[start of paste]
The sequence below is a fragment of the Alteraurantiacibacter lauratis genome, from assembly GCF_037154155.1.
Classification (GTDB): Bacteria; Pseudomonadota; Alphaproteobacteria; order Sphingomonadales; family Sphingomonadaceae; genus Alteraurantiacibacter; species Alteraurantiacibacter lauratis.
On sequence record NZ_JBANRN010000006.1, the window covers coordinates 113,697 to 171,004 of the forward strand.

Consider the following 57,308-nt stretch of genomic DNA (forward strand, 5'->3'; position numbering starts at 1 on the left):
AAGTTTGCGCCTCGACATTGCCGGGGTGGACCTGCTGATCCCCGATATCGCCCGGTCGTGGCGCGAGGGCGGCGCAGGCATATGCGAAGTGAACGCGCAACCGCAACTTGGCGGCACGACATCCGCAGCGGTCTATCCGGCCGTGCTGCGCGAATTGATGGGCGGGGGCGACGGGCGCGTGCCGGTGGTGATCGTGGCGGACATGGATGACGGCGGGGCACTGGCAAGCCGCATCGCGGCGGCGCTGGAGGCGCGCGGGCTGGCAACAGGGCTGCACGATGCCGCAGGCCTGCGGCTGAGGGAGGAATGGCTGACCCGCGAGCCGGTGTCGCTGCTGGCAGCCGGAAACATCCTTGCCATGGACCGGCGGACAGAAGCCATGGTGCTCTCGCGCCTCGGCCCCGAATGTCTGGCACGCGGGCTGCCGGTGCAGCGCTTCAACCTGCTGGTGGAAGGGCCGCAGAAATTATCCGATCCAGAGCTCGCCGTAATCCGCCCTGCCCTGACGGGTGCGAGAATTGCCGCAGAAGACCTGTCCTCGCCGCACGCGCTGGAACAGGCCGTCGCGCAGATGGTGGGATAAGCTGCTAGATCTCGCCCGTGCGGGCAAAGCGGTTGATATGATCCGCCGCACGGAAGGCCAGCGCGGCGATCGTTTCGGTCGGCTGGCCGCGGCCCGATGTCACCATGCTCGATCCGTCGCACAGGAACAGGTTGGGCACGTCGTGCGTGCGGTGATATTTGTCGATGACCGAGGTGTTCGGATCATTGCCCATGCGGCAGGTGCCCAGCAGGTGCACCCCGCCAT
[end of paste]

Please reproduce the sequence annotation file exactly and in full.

The sequence below is a fragment of the Alteraurantiacibacter lauratis genome, from assembly GCF_037154155.1.
Classification (GTDB): Bacteria; Pseudomonadota; Alphaproteobacteria; order Sphingomonadales; family Sphingomonadaceae; genus Alteraurantiacibacter; species Alteraurantiacibacter lauratis.
On sequence record NZ_JBANRN010000006.1, the window covers coordinates 113,697 to 171,004 of the forward strand.

Consider the following 57,308-nt stretch of genomic DNA (forward strand, 5'->3'; position numbering starts at 1 on the left):
AAGTTTGCGCCTCGACATTGCCGGGGTGGACCTGCTGATCCCCGATATCGCCCGGTCGTGGCGCGAGGGCGGCGCAGGCATATGCGAAGTGAACGCGCAACCGCAACTTGGCGGCACGACATCCGCAGCGGTCTATCCGGCCGTGCTGCGCGAATTGATGGGCGGGGGCGACGGGCGCGTGCCGGTGGTGATCGTGGCGGACATGGATGACGGCGGGGCACTGGCAAGCCGCATCGCGGCGGCGCTGGAGGCGCGCGGGCTGGCAACAGGGCTGCACGATGCCGCAGGCCTGCGGCTGAGGGAGGAATGGCTGACCCGCGAGCCGGTGTCGCTGCTGGCAGCCGGAAACATCCTTGCCATGGACCGGCGGACAGAAGCCATGGTGCTCTCGCGCCTCGGCCCCGAATGTCTGGCACGCGGGCTGCCGGTGCAGCGCTTCAACCTGCTGGTGGAAGGGCCGCAGAAATTATCCGATCCAGAGCTCGCCGTAATCCGCCCTGCCCTGACGGGTGCGAGAATTGCCGCAGAAGACCTGTCCTCGCCGCACGCGCTGGAACAGGCCGTCGCGCAGATGGTGGGATAAGCTGCTAGATCTCGCCCGTGCGGGCAAAGCGGTTGATATGATCCGCCGCACGGAAGGCCAGCGCGGCGATCGTTTCGGTCGGCTGGCCGCGGCCCGATGTCACCATGCTCGATCCGTCGCACAGGAACAGGTTGGGCACGTCGTGCGTGCGGTGATATTTGTCGATGACCGAGGTGTTCGGATCATTGCCCATGCGGCAGGTGCCCAGCAGGTGCACCCCGCCAT